De*pose" (?), v. t. [imp. & p. p. Deposed (?); p. pr. & vb. n. Deposing.][FF. d'eposer, in the sense of L. deponere to put down; but from pref. d'e- (L. de) + poser to place. See Pose, Pause.]

1.

To lay down; to divest one's self of; to lay aside.

[Obs.]

Thus when the state one Edward did depose, A greater Edward in his room arose. Dryden.

2.

To let fall; to deposit.

[Obs.]

Additional mud deposed upon it. Woodward.

3.

To remove from a throne or other high station; to dethrone; to divest or deprive of office.

A tyrant over his subjects, and therefore worthy to be deposed. Prynne.

4.

To testify under oath; to bear testimony to; -- now usually said of bearing testimony which is officially written down for future use.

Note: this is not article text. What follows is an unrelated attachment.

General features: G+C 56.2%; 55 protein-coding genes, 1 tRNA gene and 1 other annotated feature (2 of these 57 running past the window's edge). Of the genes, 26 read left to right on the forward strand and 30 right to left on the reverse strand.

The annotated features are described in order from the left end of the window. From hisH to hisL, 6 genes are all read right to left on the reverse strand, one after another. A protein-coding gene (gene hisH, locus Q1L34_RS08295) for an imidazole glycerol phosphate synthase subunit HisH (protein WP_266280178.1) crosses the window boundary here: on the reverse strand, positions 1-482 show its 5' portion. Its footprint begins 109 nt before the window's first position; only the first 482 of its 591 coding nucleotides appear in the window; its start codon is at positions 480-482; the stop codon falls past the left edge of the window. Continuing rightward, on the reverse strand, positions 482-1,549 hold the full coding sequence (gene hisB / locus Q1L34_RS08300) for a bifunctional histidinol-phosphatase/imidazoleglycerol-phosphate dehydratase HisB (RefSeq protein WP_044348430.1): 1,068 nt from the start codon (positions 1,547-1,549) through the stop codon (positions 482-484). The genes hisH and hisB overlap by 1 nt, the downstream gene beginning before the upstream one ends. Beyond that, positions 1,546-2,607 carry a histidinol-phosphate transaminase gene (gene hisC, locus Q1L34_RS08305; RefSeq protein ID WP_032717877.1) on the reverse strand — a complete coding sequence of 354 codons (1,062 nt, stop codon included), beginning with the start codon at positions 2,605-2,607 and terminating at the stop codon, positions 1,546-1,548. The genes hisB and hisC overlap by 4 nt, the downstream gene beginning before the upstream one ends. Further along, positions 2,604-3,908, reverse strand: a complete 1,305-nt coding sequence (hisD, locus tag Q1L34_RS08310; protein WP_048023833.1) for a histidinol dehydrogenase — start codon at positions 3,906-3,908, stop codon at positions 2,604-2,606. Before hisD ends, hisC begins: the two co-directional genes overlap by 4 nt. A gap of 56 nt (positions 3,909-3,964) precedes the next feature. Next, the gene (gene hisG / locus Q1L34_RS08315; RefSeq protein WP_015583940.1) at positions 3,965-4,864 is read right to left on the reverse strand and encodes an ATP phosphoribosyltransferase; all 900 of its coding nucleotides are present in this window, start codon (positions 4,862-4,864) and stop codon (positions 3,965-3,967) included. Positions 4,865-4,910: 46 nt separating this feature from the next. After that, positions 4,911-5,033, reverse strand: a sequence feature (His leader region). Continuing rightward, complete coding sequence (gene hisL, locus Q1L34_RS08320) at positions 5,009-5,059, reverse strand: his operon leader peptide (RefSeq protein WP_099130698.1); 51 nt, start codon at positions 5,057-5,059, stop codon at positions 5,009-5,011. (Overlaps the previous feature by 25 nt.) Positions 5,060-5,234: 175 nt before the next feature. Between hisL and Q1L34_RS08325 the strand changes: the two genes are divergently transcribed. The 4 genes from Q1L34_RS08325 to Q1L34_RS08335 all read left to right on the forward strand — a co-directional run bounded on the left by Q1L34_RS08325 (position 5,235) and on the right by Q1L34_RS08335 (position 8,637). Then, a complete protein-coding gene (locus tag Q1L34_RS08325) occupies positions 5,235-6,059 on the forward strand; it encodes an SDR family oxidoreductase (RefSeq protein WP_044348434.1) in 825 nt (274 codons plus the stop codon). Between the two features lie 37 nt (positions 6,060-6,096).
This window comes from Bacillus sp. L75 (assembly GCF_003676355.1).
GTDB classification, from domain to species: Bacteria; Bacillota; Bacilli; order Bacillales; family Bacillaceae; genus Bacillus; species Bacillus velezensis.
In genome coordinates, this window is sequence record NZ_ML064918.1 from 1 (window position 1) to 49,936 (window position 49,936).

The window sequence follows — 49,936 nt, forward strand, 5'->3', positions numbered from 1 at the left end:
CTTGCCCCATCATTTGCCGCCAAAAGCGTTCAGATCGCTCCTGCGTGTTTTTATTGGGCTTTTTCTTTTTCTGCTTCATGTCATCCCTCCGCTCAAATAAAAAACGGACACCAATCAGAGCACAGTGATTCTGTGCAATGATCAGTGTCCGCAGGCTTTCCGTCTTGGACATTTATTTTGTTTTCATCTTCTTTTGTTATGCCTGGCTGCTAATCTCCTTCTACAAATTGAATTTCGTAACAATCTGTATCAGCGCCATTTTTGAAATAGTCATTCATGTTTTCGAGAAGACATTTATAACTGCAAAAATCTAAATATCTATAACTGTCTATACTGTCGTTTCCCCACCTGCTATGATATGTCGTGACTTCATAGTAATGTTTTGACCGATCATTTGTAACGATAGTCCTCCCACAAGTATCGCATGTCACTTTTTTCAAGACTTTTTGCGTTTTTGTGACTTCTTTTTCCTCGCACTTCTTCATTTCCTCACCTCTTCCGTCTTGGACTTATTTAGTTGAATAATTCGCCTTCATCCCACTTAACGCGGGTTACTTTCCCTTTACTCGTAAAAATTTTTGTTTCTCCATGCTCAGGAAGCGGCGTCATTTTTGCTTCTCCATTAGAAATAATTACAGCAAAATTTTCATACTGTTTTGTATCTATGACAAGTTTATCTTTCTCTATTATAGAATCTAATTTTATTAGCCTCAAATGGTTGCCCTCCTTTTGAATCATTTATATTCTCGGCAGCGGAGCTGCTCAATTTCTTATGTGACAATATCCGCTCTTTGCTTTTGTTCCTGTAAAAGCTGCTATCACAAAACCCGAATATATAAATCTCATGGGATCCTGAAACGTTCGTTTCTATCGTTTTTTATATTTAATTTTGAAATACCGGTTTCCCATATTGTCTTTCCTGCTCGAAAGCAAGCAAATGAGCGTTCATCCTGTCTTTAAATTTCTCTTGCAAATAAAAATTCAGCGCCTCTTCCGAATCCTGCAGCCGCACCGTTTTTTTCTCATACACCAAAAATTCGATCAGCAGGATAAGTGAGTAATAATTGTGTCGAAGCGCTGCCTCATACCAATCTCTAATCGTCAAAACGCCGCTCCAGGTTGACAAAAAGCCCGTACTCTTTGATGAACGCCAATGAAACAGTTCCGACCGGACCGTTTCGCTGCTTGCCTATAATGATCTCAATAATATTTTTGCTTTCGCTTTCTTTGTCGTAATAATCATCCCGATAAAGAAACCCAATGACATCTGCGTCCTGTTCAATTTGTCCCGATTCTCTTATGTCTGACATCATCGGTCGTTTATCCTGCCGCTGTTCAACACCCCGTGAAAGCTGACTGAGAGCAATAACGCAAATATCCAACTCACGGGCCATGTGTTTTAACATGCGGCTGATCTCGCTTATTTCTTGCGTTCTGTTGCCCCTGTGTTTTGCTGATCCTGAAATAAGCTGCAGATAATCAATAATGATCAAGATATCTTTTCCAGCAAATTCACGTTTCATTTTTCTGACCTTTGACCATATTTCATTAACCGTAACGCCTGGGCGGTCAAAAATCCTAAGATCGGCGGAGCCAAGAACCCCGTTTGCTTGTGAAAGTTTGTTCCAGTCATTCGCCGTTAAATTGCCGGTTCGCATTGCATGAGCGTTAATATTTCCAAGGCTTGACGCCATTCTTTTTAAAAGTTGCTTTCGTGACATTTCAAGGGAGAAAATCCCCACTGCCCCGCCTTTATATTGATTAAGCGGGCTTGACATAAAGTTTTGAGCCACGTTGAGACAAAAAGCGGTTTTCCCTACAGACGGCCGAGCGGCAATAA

Abbott.

To depose the yearly rent or valuation of lands. Bacon.

5.

To put under oath.

[Obs.]

Depose him in the justice of his cause. Shak.

 

© Webster 1913.


De*pose", v. i.

To bear witness; to testify under oath; to make deposition.

Then, seeing't was he that made you to despose, Your oath, my lord, is vain and frivolous. Shak.

 

© Webster 1913.

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